4. Universal Knowledge will make what is possible to clarify in future individual
and opposed truths, and simultaneously, unite all views within a common objective.
5. Pansophia will extend all over the world, opening boundless opportunities for cognition and perfection.
6. When their reality is understood as a unique living organism, all its components reveal their true meaning and reality itself
reveals its laws to people, they will come to universal harmony.
7. Man should apprehend all that and create harmony in him.
8. Man will acquire a universal key and guideline to further cognition and discoveries.
9. Pansophia is a true vision and understanding of the world, it should become accessible door for all people of the earth in th
eir native languages.
10. If man lives in truth and performs his part in the universal harmony, then all people would come to a concord, to peace.
Comenius Views of Education
For Comenius, the ultimate purpose of human life is to become united with God and to obtain eternal
bliss in life after death, with life here on Earth being the preparation for life after death. For this purpose,
everyone should know all things, become a person who can control things and himself, and become like the image of God.
He advocated necessity of three kinds of education; intellectual, moral, and
religious education. To teach all things to all men was the theme of Comenius theory
of education, which was called PANSAPHIA. Comenius considered that the talent to
realize the goals of education is naturally inherent in people, and it is the role of
education to bring out this natural gift, that is nature.
Comenius said that fundamentally, parents are responsible for their childrens
education, but should they become unable to do it, schools replace them. To him, the
image of the ideal person was that of a pansophist, a person who has learned all
knowledge concerning God, nature, and human beings.
Comenius believed in the creation of a new worldwide social order that would contain peace-making and
peace-keeping institutions. To create the cultural context for his new
social order, the leaders of the church and the state needed to transform schools into agencies
of human enlightenment that would open minds and hearts rather than close them through indoctrination. Comenius
argued that teachers should respect childrens human dignity rather than coerce them physically or psychologically.
Teachers should be kinder to the chidren instead of being harsh. He also argued that teachers should develop instructional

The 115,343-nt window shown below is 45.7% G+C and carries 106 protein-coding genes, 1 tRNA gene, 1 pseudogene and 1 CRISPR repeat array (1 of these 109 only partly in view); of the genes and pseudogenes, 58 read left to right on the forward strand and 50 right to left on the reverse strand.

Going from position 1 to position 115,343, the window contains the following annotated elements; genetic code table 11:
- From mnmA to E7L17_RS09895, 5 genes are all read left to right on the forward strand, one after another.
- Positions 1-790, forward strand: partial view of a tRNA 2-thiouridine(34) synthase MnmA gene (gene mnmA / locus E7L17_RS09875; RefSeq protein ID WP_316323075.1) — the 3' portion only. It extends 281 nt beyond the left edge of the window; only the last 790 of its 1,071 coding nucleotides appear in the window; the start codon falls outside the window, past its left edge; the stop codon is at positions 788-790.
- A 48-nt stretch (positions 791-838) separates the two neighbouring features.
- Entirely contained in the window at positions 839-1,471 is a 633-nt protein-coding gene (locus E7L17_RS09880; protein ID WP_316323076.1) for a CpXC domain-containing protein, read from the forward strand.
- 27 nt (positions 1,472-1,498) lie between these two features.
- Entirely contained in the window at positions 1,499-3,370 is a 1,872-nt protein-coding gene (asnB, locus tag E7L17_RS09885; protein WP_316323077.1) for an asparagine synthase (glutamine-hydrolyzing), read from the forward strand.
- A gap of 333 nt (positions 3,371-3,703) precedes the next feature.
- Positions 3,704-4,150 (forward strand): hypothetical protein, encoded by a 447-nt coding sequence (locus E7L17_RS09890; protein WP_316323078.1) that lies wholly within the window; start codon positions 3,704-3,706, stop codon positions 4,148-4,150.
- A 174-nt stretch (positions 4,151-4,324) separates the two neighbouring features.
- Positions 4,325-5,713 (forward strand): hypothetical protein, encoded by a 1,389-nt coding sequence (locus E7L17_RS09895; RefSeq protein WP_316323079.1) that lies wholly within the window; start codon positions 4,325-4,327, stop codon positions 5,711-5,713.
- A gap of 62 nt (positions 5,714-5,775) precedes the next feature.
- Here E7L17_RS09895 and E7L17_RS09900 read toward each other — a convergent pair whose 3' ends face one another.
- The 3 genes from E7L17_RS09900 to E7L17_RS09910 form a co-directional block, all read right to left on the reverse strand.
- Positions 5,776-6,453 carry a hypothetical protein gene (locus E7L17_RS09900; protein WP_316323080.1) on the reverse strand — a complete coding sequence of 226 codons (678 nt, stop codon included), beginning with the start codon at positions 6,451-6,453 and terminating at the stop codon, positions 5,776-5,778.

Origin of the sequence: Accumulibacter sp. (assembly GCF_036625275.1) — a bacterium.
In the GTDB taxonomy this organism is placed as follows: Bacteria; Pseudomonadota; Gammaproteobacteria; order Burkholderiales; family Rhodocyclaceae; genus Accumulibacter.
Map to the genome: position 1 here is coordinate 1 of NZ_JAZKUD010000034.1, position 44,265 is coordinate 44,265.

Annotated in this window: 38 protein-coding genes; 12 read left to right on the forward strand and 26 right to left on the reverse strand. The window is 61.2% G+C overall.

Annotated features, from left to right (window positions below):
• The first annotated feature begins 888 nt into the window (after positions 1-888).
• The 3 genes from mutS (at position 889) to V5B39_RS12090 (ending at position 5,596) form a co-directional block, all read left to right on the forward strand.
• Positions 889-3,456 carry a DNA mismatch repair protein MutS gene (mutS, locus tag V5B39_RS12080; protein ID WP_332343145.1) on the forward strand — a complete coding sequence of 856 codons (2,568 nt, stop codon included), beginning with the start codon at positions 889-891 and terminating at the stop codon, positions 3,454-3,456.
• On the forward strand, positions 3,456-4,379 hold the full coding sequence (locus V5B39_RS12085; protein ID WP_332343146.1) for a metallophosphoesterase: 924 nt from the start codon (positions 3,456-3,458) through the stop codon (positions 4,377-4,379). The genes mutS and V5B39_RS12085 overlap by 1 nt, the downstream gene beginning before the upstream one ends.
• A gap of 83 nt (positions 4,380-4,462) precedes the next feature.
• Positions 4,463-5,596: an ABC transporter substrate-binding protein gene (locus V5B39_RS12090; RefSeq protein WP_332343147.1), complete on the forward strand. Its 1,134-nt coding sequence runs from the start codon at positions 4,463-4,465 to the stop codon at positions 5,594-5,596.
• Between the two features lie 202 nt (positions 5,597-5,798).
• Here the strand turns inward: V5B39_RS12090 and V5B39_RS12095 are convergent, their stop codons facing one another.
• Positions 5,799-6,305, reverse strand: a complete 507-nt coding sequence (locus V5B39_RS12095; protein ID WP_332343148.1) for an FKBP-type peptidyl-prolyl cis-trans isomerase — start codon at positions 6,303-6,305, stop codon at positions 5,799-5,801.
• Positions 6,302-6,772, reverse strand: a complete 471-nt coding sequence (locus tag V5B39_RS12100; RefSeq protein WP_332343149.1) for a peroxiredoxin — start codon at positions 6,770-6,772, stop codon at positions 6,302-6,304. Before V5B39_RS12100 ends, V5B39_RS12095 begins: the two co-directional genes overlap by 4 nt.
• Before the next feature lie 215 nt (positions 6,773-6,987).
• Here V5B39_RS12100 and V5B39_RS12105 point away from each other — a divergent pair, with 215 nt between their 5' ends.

methods by which children could actively use their sense of learning. Schools that were transformed into places
of enlightened and humane learning would cultivate an ecumenical
vision of the peaceable kingdom where all could live in mutual respect.
Comenius saw children through Christs eyes, which are precious gifts from God to be cherished rather
than annoyances to be suppressed. Children will be the joint heirs
of Christ just as much as their Christian parents are. Someday they will rule the Kingdom
of God and judge the very devils. Therefore, children are to be treated as if they are more precious than
gold. They should be showered with love. Material should be adapted to their ability to learn.
Since a combination of words and pictures is more powerful than either alone, the two should be united in childrens
texts. Curricula should move from simple to more complex with repetition and review so that the learner will gain mastery.
Never should children be punished for failing but rather be helped and encouraged. The subjects taught should have practical
use. Where possible, demonstration and direct observation should be the norm.
According to Comenius, there should be four grades in an educational system which is
equivalent to pre-school, grade school, high school and college. He hopes that through education,
mankind might be changed for the better.
Principles of Teaching Introduced by Comenius
1. Older children should stay longer in school, while younger ones stay in school only for a short period of time.
2. All classes of the same level should have the same textbooks, teachers, and tests or examination.
3. Morning hours should be devoted for intellectual subjects, while the afternoon hours should be
spent on subjects that promote physical and aesthetic development.
4. All subjects should be thoroughly mastered.
5. Education should be in accordance with the childs natural interest.
6. The level of teaching should be suited to the childs understanding.
7. Effective learning is done through the use of vernacular